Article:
On Being Literate

How does reading level translate into competence and right action? Civilizations have always risen and fallen by and with literacy. Functional literacy, as we have in too many of our High School graduates, is only alphabetisme as the French say. Alphabetisme is not literacy, at least not in the French way of distinguishing between what could be called literate and what would need to be distinguished as merely alphabetic. Is it an accident that we allow so many High School students to graduate while reading below grade level? We continue to puzzle over this all the while the rich get richer and the power elite more powerful.

Alphabetization is a bureaucrat’s ruse. Functional literacy is mostly about conformity, where it is not a means of insuring that the welfare roles are full, filled in a way that justifies the welfare bureaucracy being as large as they are. Education rarely comes up as the first and the last in any discussion about reducing welfare. This, too, is about control. What we have in our schools, what is sponsored by public school pedagogy is factory-made reading. This kind of literacy, as we insist on calling what should be named alphabetics, reduces reading performance to the piece-meal of the assembly line. It has nothing to do with literacy as literacy as I understand the kind of literacy that is the soul of democracy; this perfunctory way of filling our applications correctly and spelling one’s name correctly has nothing to do with freedom. In fact, The kind of reading we sponsor in our schools has everything to do with the opposite of freedom. Minimum-wage serfdom–and it is a kind of serfdom–is the result of this reduced literacy. Slavery is too strong and inappropriate for what we have in a country where the two largest employers are McDonald’s and Walmart.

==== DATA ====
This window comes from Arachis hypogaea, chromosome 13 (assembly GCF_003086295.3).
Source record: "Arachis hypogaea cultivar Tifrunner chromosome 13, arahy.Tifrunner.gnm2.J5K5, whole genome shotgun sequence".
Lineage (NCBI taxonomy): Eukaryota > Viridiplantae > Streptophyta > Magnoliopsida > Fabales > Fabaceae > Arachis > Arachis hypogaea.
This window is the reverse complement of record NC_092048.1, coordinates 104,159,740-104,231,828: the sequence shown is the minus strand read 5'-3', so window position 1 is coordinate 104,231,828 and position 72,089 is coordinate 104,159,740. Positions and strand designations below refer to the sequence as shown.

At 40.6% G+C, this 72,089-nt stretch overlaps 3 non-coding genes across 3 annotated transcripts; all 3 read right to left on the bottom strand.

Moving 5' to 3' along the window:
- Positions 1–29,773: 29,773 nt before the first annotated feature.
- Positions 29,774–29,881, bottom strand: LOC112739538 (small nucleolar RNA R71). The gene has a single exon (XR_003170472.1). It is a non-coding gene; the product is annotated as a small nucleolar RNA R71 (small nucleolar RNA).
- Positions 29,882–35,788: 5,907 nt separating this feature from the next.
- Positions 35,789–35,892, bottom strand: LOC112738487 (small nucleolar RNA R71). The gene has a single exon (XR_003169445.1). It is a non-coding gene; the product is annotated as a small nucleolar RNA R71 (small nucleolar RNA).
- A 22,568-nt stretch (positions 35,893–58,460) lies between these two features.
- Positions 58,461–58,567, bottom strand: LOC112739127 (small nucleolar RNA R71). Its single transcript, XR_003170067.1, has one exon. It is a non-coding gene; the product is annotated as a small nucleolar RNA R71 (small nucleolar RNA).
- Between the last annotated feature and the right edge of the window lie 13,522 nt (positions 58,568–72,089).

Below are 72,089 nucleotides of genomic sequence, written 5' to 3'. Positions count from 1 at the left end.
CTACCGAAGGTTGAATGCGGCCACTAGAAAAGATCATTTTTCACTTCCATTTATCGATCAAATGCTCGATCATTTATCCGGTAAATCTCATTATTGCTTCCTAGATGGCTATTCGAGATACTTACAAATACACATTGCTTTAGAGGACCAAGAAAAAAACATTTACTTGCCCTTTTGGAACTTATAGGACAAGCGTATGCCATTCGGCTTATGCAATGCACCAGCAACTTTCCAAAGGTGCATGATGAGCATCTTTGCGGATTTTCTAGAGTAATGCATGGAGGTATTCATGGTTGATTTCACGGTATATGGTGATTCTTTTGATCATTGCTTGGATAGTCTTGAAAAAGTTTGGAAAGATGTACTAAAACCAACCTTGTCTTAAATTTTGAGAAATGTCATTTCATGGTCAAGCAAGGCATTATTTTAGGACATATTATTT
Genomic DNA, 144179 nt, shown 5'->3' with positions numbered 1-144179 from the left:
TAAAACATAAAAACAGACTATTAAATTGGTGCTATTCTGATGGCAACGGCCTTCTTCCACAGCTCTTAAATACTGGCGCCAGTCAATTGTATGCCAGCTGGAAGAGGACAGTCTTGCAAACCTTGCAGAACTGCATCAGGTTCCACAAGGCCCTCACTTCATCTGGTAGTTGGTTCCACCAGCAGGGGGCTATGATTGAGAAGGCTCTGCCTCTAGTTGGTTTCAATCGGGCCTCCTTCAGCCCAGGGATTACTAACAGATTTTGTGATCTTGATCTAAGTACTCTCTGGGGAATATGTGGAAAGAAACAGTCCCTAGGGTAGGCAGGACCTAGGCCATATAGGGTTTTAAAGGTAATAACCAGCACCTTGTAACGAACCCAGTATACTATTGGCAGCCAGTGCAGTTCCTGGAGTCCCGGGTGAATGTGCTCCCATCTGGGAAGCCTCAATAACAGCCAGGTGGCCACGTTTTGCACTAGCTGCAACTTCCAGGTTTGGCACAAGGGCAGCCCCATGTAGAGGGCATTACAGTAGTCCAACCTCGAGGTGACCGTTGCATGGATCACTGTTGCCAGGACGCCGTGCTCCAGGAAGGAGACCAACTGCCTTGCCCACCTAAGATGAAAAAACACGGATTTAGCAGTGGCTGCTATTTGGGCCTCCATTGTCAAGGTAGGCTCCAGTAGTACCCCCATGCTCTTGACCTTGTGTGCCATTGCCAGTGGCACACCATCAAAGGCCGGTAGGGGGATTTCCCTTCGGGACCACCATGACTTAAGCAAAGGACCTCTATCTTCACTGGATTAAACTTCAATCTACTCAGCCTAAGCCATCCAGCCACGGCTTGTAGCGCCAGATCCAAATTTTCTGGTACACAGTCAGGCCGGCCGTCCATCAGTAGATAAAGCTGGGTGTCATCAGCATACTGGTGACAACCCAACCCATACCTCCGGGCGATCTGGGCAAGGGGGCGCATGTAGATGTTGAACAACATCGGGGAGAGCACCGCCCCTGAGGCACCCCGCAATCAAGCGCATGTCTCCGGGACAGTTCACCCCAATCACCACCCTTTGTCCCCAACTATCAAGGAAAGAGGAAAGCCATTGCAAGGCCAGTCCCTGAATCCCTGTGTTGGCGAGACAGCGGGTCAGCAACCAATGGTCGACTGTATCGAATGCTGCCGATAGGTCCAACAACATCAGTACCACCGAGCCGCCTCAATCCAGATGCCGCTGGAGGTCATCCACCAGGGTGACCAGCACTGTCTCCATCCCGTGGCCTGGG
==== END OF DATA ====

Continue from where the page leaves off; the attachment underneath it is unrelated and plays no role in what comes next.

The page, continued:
Is it totalitarian control that we experience from state supported pedagogy though its criteria of certification, and state set levels of achievement. Oppression? Of course, millions of citizens reading at less than high school is oppressive. It was for more than perfunctory reasons that it was forbidden to teach a slave to read. The brand of literacy we sponsor in this culture has everything to do with pre-packaged ideas about freedom, about democracy, nothing in the way of thinking when we mean something that takes place in language and not randomly passing images in the mind.

The only understanding that happens with the kind of literacy that gets sponsored by our pedagogy is found in merely recognizing, or simply being able to repeat slogans, even allowing one’s self to be moved by them. Politics is all about slogans, as it has been for how many countless centuries–no? Political campaigns are all about the trite, the cliche, the insipid, the surface of text, nothing but what can be reduced to one or another soundbite: slogans, slogans, slogans. Our acumen in literacy, with literacy, for literacy, is the same for how advertisements are expected to be understood. All of us can read ads, can’t we? But can we write? Can we defend an argument? Can we defend literacy and thus democracy? If we cannot, how can we hope to defend freedom? That’s the in effect of our loss of freedom, if not the design set by the power and the monied elite who depend on an uninformed and unenlightened population.

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